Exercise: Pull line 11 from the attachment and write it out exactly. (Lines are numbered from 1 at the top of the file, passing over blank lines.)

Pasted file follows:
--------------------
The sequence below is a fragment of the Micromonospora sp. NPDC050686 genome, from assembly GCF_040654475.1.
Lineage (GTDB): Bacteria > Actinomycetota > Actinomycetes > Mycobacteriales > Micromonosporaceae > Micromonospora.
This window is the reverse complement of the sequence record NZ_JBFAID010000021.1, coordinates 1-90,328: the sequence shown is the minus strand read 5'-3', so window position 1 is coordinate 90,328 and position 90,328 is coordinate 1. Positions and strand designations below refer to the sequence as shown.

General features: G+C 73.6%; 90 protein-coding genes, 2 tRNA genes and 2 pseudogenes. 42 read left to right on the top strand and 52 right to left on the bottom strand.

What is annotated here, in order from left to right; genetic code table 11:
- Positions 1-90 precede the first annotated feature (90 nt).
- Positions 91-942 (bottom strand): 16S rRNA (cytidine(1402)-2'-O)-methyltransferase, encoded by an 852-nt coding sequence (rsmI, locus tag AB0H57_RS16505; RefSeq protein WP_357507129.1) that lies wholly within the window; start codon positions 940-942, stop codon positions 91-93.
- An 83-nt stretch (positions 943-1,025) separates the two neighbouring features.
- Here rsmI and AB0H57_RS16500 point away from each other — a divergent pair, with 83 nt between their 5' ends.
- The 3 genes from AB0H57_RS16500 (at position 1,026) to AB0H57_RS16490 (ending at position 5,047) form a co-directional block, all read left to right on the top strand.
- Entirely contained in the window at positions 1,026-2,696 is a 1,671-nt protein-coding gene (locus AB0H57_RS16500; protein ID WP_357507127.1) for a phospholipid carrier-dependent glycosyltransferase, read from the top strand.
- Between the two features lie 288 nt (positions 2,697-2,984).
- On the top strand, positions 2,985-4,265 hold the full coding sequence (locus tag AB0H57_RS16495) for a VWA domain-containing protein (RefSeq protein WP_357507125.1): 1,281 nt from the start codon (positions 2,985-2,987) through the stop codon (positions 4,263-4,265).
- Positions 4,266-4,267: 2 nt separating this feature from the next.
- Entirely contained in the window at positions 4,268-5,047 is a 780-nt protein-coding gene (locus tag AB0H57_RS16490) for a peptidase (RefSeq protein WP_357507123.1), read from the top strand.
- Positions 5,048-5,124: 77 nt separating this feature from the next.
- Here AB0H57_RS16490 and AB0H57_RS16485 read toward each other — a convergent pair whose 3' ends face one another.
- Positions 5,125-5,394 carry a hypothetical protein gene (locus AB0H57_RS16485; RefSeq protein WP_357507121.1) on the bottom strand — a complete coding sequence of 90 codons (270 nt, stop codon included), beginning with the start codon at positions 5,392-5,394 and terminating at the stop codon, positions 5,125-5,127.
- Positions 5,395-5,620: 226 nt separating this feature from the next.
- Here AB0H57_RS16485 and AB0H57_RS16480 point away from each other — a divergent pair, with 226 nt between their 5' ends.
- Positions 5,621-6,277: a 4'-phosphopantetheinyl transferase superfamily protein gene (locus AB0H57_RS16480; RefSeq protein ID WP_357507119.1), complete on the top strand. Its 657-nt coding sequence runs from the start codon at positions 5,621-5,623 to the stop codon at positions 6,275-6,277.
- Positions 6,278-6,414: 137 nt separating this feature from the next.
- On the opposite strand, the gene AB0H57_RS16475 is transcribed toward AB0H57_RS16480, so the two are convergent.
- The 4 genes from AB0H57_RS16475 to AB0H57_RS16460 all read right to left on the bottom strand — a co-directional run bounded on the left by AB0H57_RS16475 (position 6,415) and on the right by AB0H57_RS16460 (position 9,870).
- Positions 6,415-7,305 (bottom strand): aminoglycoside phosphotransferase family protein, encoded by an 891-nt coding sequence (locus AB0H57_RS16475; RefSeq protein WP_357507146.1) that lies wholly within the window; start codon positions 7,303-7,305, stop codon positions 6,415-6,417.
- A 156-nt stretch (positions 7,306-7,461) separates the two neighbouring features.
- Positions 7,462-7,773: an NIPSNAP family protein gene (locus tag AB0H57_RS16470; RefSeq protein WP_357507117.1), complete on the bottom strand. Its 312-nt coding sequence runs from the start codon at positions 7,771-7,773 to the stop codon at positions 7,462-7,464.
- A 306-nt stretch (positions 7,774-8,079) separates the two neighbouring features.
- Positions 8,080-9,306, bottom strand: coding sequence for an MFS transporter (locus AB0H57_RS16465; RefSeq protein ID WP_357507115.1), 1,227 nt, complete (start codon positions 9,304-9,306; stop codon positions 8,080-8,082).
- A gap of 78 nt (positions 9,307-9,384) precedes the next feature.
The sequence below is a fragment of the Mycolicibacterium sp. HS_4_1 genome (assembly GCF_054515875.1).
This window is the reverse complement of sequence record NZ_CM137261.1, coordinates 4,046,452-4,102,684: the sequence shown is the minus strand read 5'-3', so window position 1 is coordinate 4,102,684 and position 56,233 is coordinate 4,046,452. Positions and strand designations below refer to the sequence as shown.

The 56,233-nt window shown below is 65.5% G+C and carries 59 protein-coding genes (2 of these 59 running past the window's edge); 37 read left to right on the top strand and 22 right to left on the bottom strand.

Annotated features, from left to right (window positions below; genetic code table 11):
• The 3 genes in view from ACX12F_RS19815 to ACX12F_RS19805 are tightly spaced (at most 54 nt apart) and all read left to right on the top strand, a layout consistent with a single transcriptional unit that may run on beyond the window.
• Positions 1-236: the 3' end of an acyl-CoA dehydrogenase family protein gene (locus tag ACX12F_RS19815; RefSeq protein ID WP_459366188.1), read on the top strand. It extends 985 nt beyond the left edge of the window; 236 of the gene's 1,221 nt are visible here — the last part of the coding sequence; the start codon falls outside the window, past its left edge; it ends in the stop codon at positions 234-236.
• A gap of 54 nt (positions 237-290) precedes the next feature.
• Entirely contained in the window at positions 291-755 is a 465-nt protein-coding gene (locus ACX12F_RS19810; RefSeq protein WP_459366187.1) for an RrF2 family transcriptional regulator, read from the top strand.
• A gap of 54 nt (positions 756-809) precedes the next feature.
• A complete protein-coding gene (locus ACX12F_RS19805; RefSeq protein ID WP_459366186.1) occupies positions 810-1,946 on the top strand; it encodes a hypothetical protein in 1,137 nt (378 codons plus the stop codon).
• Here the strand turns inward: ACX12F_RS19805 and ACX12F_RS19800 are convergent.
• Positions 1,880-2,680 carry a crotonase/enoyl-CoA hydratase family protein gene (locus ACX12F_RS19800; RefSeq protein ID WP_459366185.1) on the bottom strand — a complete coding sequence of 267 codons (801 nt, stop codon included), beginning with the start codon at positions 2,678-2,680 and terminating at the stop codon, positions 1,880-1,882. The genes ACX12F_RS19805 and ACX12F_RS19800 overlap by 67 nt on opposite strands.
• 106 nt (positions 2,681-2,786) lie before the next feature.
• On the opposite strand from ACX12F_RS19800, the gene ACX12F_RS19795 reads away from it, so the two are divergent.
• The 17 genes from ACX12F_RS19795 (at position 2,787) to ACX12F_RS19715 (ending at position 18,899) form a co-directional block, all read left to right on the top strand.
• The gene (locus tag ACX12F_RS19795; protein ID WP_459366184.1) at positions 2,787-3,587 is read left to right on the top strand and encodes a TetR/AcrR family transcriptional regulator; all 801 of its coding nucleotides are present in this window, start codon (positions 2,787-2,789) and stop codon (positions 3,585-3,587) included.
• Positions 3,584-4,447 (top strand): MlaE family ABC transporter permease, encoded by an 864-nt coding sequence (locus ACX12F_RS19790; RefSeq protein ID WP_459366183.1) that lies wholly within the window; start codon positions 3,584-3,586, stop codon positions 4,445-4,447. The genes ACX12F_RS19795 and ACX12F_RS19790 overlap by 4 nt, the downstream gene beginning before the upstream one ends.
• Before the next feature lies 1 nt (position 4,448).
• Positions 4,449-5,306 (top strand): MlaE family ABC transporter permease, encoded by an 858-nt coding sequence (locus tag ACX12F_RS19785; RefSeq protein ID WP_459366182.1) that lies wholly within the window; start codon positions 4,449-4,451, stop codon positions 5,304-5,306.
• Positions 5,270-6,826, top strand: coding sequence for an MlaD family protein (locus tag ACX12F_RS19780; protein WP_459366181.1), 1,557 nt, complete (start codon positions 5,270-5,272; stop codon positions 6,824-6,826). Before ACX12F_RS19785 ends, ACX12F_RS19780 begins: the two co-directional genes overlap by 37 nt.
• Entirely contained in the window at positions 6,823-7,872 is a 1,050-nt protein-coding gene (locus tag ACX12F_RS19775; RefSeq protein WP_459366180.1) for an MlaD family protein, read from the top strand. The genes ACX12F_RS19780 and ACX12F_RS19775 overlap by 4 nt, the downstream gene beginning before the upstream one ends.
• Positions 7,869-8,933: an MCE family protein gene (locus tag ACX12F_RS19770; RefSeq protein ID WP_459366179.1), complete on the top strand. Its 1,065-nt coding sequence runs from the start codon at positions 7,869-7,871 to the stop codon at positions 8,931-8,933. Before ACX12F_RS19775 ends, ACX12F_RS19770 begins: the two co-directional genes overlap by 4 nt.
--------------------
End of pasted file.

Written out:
- Entirely contained in the window at positions 1,026-2,696 is a 1,671-nt protein-coding gene (locus AB0H57_RS16500; protein ID WP_357507127.1) for a phospholipid carrier-dependent glycosyltransferase, read from the top strand.